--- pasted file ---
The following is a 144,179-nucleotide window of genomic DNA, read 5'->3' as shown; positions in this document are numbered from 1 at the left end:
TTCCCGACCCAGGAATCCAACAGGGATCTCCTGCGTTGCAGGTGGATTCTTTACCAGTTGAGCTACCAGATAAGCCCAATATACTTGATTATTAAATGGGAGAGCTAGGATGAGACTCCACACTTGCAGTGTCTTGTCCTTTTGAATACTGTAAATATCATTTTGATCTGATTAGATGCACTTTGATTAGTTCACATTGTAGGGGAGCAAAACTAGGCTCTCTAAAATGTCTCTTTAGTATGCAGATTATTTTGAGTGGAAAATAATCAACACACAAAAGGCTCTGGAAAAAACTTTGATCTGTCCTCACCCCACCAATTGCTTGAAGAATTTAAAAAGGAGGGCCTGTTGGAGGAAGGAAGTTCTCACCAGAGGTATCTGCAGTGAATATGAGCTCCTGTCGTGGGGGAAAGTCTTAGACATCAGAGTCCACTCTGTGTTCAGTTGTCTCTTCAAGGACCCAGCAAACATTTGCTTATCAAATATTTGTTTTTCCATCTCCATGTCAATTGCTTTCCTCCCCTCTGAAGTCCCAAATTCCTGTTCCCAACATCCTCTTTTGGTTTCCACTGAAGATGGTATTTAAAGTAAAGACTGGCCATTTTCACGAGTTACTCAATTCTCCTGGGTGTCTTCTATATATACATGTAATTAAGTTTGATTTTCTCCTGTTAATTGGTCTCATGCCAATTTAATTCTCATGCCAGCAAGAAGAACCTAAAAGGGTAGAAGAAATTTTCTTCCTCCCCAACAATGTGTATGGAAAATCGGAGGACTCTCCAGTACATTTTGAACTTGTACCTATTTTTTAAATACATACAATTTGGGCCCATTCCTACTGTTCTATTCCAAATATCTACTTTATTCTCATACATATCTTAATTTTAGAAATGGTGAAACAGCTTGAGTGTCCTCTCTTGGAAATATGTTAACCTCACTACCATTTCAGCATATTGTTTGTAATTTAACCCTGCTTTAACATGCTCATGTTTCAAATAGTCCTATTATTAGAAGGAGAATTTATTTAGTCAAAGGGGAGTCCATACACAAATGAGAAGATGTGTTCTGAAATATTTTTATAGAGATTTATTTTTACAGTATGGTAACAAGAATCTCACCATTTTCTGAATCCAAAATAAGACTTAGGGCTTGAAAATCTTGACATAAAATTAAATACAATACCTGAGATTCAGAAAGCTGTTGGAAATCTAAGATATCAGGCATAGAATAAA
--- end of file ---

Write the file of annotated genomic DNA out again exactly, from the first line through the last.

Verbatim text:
The following is a 144,179-nucleotide window of genomic DNA, read 5'->3' as shown; positions in this document are numbered from 1 at the left end:
TTCCCGACCCAGGAATCCAACAGGGATCTCCTGCGTTGCAGGTGGATTCTTTACCAGTTGAGCTACCAGATAAGCCCAATATACTTGATTATTAAATGGGAGAGCTAGGATGAGACTCCACACTTGCAGTGTCTTGTCCTTTTGAATACTGTAAATATCATTTTGATCTGATTAGATGCACTTTGATTAGTTCACATTGTAGGGGAGCAAAACTAGGCTCTCTAAAATGTCTCTTTAGTATGCAGATTATTTTGAGTGGAAAATAATCAACACACAAAAGGCTCTGGAAAAAACTTTGATCTGTCCTCACCCCACCAATTGCTTGAAGAATTTAAAAAGGAGGGCCTGTTGGAGGAAGGAAGTTCTCACCAGAGGTATCTGCAGTGAATATGAGCTCCTGTCGTGGGGGAAAGTCTTAGACATCAGAGTCCACTCTGTGTTCAGTTGTCTCTTCAAGGACCCAGCAAACATTTGCTTATCAAATATTTGTTTTTCCATCTCCATGTCAATTGCTTTCCTCCCCTCTGAAGTCCCAAATTCCTGTTCCCAACATCCTCTTTTGGTTTCCACTGAAGATGGTATTTAAAGTAAAGACTGGCCATTTTCACGAGTTACTCAATTCTCCTGGGTGTCTTCTATATATACATGTAATTAAGTTTGATTTTCTCCTGTTAATTGGTCTCATGCCAATTTAATTCTCATGCCAGCAAGAAGAACCTAAAAGGGTAGAAGAAATTTTCTTCCTCCCCAACAATGTGTATGGAAAATCGGAGGACTCTCCAGTACATTTTGAACTTGTACCTATTTTTTAAATACATACAATTTGGGCCCATTCCTACTGTTCTATTCCAAATATCTACTTTATTCTCATACATATCTTAATTTTAGAAATGGTGAAACAGCTTGAGTGTCCTCTCTTGGAAATATGTTAACCTCACTACCATTTCAGCATATTGTTTGTAATTTAACCCTGCTTTAACATGCTCATGTTTCAAATAGTCCTATTATTAGAAGGAGAATTTATTTAGTCAAAGGGGAGTCCATACACAAATGAGAAGATGTGTTCTGAAATATTTTTATAGAGATTTATTTTTACAGTATGGTAACAAGAATCTCACCATTTTCTGAATCCAAAATAAGACTTAGGGCTTGAAAATCTTGACATAAAATTAAATACAATACCTGAGATTCAGAAAGCTGTTGGAAATCTAAGATATCAGGCATAGAATAAA